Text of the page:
Forest social scientist, environmental historian shares insights into tribal partnerships for healthy forests

Aerial view of forest trees
An aerial view of conifers and aspens in a western tribal nation forest. A new WSU co-authored report shares how tribal and agency partners can collaborate to restore social-ecological resilience of forests.

Michelle Steen-Adams, research associate in the School of the Environment, shared insights on how scientists at agencies and tribal nations can work together on discoveries that help forests of the western U.S. survive fire, climate change, and other challenges.

Her work appears in a newly released General Technical Report by the U.S. Forest Service’s Pacific Southwest Research Station, “Partnering in Research About Land Management with Tribal Nations— Insights from the Pacific West.”

Working with USDA Forest Service scientists Frank Lake and Linda Kruger, as well as Chas Jones, Jr., program director for the Affiliated Tribes of Northwest Indians‘ Climate Resilience Program, Steen-Adams, a former Forest Service visiting scientist, helped bring together ideas from literature and research with tribal nations in California, Oregon, Washington, and Alaska. Resulting from more than a decade of effort, their report explores the challenges and benefits of partnerships, effective practices, and models, as well as the partnership-building process.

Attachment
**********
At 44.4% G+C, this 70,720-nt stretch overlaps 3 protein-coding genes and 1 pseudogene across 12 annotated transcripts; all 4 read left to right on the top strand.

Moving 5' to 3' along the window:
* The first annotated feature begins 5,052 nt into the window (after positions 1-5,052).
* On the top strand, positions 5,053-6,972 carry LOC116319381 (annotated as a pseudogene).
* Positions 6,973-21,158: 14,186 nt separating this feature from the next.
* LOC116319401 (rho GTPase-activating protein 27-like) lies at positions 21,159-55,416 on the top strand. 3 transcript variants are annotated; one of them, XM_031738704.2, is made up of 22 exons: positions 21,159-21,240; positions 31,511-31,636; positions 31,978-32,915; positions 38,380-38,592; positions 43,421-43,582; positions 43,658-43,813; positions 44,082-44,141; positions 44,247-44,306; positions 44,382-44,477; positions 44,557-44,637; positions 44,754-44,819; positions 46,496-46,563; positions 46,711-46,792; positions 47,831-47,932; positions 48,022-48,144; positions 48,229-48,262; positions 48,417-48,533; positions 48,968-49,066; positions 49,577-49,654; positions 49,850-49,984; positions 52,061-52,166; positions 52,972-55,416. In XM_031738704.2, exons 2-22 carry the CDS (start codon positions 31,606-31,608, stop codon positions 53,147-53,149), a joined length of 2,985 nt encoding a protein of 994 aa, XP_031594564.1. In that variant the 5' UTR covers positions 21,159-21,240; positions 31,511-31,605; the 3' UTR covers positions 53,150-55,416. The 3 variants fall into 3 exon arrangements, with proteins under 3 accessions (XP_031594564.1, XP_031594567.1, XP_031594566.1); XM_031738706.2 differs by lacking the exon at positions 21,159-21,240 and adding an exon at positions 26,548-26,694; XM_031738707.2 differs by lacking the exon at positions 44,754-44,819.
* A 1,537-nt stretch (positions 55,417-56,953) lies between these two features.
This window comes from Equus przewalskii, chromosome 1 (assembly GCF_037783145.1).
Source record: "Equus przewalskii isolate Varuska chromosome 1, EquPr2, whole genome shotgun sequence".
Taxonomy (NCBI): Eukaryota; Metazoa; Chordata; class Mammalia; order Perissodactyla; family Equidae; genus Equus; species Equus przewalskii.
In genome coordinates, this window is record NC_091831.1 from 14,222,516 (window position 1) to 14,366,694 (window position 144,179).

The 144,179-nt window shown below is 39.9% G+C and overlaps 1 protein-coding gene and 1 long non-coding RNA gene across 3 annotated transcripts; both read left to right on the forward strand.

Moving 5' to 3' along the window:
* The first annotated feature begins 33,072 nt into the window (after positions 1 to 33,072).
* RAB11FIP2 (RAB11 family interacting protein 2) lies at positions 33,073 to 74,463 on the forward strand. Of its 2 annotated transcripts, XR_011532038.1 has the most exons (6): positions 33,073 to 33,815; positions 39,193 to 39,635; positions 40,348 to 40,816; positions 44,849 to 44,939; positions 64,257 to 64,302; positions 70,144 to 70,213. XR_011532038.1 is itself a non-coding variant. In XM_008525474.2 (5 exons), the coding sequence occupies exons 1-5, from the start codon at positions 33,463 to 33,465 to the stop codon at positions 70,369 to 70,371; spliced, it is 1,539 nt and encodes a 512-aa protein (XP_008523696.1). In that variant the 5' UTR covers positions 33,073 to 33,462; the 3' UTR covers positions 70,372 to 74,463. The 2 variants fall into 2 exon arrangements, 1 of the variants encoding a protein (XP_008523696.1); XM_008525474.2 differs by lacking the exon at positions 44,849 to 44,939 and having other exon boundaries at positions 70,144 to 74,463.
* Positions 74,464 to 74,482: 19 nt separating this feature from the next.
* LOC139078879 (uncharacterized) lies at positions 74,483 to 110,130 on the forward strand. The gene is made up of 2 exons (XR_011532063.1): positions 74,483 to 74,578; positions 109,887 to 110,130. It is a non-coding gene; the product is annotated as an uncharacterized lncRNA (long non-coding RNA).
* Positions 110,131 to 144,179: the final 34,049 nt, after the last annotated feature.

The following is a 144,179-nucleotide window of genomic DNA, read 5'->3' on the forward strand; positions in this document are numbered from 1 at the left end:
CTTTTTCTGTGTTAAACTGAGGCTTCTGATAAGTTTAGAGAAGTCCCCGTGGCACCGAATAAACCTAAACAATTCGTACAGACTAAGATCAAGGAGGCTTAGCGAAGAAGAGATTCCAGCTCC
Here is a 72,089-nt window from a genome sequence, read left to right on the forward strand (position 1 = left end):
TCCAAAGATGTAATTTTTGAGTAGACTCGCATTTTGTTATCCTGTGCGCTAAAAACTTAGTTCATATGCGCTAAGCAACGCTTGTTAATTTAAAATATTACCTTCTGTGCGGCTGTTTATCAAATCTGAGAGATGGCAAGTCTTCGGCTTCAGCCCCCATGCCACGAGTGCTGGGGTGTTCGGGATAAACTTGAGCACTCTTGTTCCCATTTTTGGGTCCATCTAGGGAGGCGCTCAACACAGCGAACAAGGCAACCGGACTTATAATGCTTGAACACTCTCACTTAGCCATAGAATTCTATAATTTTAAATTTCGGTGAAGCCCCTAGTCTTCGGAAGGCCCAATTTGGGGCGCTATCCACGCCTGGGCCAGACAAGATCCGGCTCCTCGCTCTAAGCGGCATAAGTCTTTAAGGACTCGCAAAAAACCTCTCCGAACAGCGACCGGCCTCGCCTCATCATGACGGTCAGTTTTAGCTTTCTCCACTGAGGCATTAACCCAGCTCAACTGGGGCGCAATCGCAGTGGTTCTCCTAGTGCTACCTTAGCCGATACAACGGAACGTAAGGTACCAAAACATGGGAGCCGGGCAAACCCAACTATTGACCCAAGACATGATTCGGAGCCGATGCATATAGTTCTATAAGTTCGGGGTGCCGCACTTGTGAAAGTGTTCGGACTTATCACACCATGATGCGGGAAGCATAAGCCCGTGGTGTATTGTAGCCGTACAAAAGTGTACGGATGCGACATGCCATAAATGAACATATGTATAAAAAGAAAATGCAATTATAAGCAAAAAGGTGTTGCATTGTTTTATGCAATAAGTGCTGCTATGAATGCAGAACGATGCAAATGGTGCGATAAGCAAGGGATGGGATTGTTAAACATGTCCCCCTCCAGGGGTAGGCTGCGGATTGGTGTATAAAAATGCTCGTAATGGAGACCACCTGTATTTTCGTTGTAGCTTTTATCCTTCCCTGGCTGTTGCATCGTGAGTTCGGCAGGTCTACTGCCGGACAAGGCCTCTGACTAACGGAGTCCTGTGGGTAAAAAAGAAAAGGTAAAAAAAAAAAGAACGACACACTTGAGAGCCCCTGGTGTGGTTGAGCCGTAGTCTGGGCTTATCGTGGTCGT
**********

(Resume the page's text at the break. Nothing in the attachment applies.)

“Tribal partnerships require distinct adaptive actions,” said Lake, research ecologist and tribal liaison for the Pacific Southwest Research Station. “These findings may assist scientists and land managers in forging and maintaining effective, productive partnerships with tribal nations and indigenous communities.”

Michelle Steen-Adams
Michelle Steen-Adams

“In forging effective partnerships with tribal nations, it’s important to recognize the partnership process: identifying mutual goals, listening, adapting to the tribal governmental and community context, and giving back — a process that requires trust, respect, and time to develop,” Steen-Adams said.

In the report, she drew on 15 years of work with tribal nations, intertribal organizations, and the Forest Service, including studies on traditional knowledge of fire use, cross-organizational cooperation, and a study of the historical ecology of forests of the Bad River Indian reservation, among other projects.

“Challenges will arise, and prospective partners should familiarize themselves with the basics of federal Indian law, knowledge sovereignty, and tribal partners’ distinct history, government, culture, and natural resources,” Steen-Adams said. “We hope this report provides a foundation along this learning journey.”

The report was supported by the USDA Forest Service and the Department of the Interior-U.S. Geological Survey’s Northwest Climate Adaptation Science Center.

View and download the technical review here.